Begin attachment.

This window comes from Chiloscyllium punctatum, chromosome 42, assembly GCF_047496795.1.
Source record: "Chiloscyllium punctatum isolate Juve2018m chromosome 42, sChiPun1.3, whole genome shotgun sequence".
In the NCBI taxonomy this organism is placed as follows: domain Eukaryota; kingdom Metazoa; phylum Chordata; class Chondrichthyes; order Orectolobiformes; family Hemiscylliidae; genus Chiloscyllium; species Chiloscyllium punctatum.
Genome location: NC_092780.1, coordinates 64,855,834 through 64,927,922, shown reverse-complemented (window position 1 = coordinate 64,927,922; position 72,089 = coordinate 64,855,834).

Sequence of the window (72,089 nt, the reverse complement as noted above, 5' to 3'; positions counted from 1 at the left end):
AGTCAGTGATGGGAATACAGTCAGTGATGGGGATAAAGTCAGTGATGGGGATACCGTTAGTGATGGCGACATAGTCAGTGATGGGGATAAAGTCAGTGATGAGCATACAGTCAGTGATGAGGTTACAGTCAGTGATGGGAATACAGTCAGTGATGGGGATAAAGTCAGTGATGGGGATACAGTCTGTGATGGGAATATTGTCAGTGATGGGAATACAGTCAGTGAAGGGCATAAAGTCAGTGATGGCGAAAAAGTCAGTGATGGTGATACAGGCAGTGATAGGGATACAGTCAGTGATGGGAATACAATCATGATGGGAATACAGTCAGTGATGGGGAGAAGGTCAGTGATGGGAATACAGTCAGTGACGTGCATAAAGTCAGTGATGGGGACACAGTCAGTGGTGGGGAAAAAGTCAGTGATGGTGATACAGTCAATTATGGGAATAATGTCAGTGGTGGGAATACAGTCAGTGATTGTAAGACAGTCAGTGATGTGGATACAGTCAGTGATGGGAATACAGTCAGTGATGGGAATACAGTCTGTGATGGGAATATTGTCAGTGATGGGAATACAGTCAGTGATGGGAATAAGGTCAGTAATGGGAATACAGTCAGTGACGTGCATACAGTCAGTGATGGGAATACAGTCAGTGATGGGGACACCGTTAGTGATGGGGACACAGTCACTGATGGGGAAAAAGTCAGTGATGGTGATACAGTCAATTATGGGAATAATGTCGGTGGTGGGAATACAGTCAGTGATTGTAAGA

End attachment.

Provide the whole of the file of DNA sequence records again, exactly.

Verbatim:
This window comes from Chiloscyllium punctatum, chromosome 42, assembly GCF_047496795.1.
Source record: "Chiloscyllium punctatum isolate Juve2018m chromosome 42, sChiPun1.3, whole genome shotgun sequence".
In the NCBI taxonomy this organism is placed as follows: domain Eukaryota; kingdom Metazoa; phylum Chordata; class Chondrichthyes; order Orectolobiformes; family Hemiscylliidae; genus Chiloscyllium; species Chiloscyllium punctatum.
Genome location: NC_092780.1, coordinates 64,855,834 through 64,927,922, shown reverse-complemented (window position 1 = coordinate 64,927,922; position 72,089 = coordinate 64,855,834).

Sequence of the window (72,089 nt, the reverse complement as noted above, 5' to 3'; positions counted from 1 at the left end):
AGTCAGTGATGGGAATACAGTCAGTGATGGGGATAAAGTCAGTGATGGGGATACCGTTAGTGATGGCGACATAGTCAGTGATGGGGATAAAGTCAGTGATGAGCATACAGTCAGTGATGAGGTTACAGTCAGTGATGGGAATACAGTCAGTGATGGGGATAAAGTCAGTGATGGGGATACAGTCTGTGATGGGAATATTGTCAGTGATGGGAATACAGTCAGTGAAGGGCATAAAGTCAGTGATGGCGAAAAAGTCAGTGATGGTGATACAGGCAGTGATAGGGATACAGTCAGTGATGGGAATACAATCATGATGGGAATACAGTCAGTGATGGGGAGAAGGTCAGTGATGGGAATACAGTCAGTGACGTGCATAAAGTCAGTGATGGGGACACAGTCAGTGGTGGGGAAAAAGTCAGTGATGGTGATACAGTCAATTATGGGAATAATGTCAGTGGTGGGAATACAGTCAGTGATTGTAAGACAGTCAGTGATGTGGATACAGTCAGTGATGGGAATACAGTCAGTGATGGGAATACAGTCTGTGATGGGAATATTGTCAGTGATGGGAATACAGTCAGTGATGGGAATAAGGTCAGTAATGGGAATACAGTCAGTGACGTGCATACAGTCAGTGATGGGAATACAGTCAGTGATGGGGACACCGTTAGTGATGGGGACACAGTCACTGATGGGGAAAAAGTCAGTGATGGTGATACAGTCAATTATGGGAATAATGTCGGTGGTGGGAATACAGTCAGTGATTGTAAGA